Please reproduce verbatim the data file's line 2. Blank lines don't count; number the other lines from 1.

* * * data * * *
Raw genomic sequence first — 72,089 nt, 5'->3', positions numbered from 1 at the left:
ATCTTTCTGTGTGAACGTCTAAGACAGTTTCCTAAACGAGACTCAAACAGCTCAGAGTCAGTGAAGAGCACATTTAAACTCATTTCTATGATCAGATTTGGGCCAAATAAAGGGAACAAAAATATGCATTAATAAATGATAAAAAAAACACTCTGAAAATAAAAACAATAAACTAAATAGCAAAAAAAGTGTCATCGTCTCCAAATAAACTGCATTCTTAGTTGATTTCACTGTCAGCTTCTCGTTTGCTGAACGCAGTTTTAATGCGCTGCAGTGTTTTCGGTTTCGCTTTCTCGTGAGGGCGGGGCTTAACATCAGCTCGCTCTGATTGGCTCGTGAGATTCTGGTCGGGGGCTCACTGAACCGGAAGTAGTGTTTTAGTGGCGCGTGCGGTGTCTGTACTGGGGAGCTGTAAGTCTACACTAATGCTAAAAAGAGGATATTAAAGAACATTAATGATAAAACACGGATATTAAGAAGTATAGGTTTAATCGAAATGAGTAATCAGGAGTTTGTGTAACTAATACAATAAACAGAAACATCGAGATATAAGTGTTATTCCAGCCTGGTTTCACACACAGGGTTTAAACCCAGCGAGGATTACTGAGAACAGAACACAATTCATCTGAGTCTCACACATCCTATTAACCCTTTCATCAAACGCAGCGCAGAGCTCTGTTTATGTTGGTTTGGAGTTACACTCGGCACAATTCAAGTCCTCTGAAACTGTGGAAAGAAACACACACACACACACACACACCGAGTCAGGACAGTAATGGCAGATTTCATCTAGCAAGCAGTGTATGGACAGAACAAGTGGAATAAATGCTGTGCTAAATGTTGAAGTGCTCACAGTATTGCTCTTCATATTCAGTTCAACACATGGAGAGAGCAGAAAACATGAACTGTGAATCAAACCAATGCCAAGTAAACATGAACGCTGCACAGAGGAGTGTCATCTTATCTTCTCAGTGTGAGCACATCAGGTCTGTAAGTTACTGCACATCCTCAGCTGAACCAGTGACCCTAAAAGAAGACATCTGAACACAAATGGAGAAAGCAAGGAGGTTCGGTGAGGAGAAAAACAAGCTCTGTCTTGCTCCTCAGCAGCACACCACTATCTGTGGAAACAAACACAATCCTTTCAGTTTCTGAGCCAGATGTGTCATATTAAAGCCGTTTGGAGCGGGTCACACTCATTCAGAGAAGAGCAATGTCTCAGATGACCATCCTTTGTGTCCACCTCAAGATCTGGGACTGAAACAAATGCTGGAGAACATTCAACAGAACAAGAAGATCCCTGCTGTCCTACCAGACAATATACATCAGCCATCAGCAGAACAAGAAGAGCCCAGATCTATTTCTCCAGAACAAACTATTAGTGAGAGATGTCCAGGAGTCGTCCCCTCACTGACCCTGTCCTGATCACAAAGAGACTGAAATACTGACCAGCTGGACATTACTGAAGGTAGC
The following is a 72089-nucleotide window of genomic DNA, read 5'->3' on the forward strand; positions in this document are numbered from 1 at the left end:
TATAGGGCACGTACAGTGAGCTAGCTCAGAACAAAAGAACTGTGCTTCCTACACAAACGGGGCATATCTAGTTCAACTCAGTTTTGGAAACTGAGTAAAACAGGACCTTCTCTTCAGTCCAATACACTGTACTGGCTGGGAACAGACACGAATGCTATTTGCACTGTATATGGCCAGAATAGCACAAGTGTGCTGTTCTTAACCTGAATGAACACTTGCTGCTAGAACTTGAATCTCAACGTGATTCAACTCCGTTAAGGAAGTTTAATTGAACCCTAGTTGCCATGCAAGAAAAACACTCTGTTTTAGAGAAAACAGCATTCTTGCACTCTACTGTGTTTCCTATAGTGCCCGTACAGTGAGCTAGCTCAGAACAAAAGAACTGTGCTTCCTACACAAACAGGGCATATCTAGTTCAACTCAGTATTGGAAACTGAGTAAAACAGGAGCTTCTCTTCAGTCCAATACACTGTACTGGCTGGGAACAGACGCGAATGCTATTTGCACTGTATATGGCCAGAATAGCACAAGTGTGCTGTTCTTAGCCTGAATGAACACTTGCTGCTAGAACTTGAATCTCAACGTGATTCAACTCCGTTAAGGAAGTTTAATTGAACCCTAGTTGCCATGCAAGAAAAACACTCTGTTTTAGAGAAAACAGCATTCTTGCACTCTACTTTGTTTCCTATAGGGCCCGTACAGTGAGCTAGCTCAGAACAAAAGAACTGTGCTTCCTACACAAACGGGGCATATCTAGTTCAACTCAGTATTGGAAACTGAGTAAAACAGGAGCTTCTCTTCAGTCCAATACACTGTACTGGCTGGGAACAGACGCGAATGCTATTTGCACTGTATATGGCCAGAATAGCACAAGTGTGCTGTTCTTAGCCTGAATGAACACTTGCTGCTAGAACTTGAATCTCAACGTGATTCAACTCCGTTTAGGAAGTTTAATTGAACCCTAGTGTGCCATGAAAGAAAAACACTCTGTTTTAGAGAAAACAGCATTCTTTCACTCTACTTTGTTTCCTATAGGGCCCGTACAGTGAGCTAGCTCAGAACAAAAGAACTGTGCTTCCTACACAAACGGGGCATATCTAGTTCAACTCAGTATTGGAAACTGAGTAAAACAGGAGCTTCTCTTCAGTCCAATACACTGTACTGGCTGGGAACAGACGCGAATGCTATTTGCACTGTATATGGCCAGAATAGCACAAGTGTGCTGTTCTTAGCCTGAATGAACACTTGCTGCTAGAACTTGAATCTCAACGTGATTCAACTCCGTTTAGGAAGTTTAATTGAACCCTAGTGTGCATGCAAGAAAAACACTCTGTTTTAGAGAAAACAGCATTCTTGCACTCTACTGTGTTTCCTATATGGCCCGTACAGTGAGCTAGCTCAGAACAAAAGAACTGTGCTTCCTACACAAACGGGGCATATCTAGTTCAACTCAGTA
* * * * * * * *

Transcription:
ATCTTTCTGTGTGAACGTCTAAGACAGTTTCCTAAACGAGACTCAAACAGCTCAGAGTCAGTGAAGAGCACATTTAAACTCATTTCTATGATCAGATTTGGGCCAAATAAAGGGAACAAAAATATGCATTAATAAATGATAAAAAAAACACTCTGAAAATAAAAACAATAAACTAAATAGCAAAAAAAGTGTCATCGTCTCCAAATAAACTGCATTCTTAGTTGATTTCACTGTCAGCTTCTCGTTTGCTGAACGCAGTTTTAATGCGCTGCAGTGTTTTCGGTTTCGCTTTCTCGTGAGGGCGGGGCTTAACATCAGCTCGCTCTGATTGGCTCGTGAGATTCTGGTCGGGGGCTCACTGAACCGGAAGTAGTGTTTTAGTGGCGCGTGCGGTGTCTGTACTGGGGAGCTGTAAGTCTACACTAATGCTAAAAAGAGGATATTAAAGAACATTAATGATAAAACACGGATATTAAGAAGTATAGGTTTAATCGAAATGAGTAATCAGGAGTTTGTGTAACTAATACAATAAACAGAAACATCGAGATATAAGTGTTATTCCAGCCTGGTTTCACACACAGGGTTTAAACCCAGCGAGGATTACTGAGAACAGAACACAATTCATCTGAGTCTCACACATCCTATTAACCCTTTCATCAAACGCAGCGCAGAGCTCTGTTTATGTTGGTTTGGAGTTACACTCGGCACAATTCAAGTCCTCTGAAACTGTGGAAAGAAACACACACACACACACACACACCGAGTCAGGACAGTAATGGCAGATTTCATCTAGCAAGCAGTGTATGGACAGAACAAGTGGAATAAATGCTGTGCTAAATGTTGAAGTGCTCACAGTATTGCTCTTCATATTCAGTTCAACACATGGAGAGAGCAGAAAACATGAACTGTGAATCAAACCAATGCCAAGTAAACATGAACGCTGCACAGAGGAGTGTCATCTTATCTTCTCAGTGTGAGCACATCAGGTCTGTAAGTTACTGCACATCCTCAGCTGAACCAGTGACCCTAAAAGAAGACATCTGAACACAAATGGAGAAAGCAAGGAGGTTCGGTGAGGAGAAAAACAAGCTCTGTCTTGCTCCTCAGCAGCACACCACTATCTGTGGAAACAAACACAATCCTTTCAGTTTCTGAGCCAGATGTGTCATATTAAAGCCGTTTGGAGCGGGTCACACTCATTCAGAGAAGAGCAATGTCTCAGATGACCATCCTTTGTGTCCACCTCAAGATCTGGGACTGAAACAAATGCTGGAGAACATTCAACAGAACAAGAAGATCCCTGCTGTCCTACCAGACAATATACATCAGCCATCAGCAGAACAAGAAGAGCCCAGATCTATTTCTCCAGAACAAACTATTAGTGAGAGATGTCCAGGAGTCGTCCCCTCACTGACCCTGTCCTGATCACAAAGAGACTGAAATACTGACCAGCTGGACATTACTGAAGGTAGC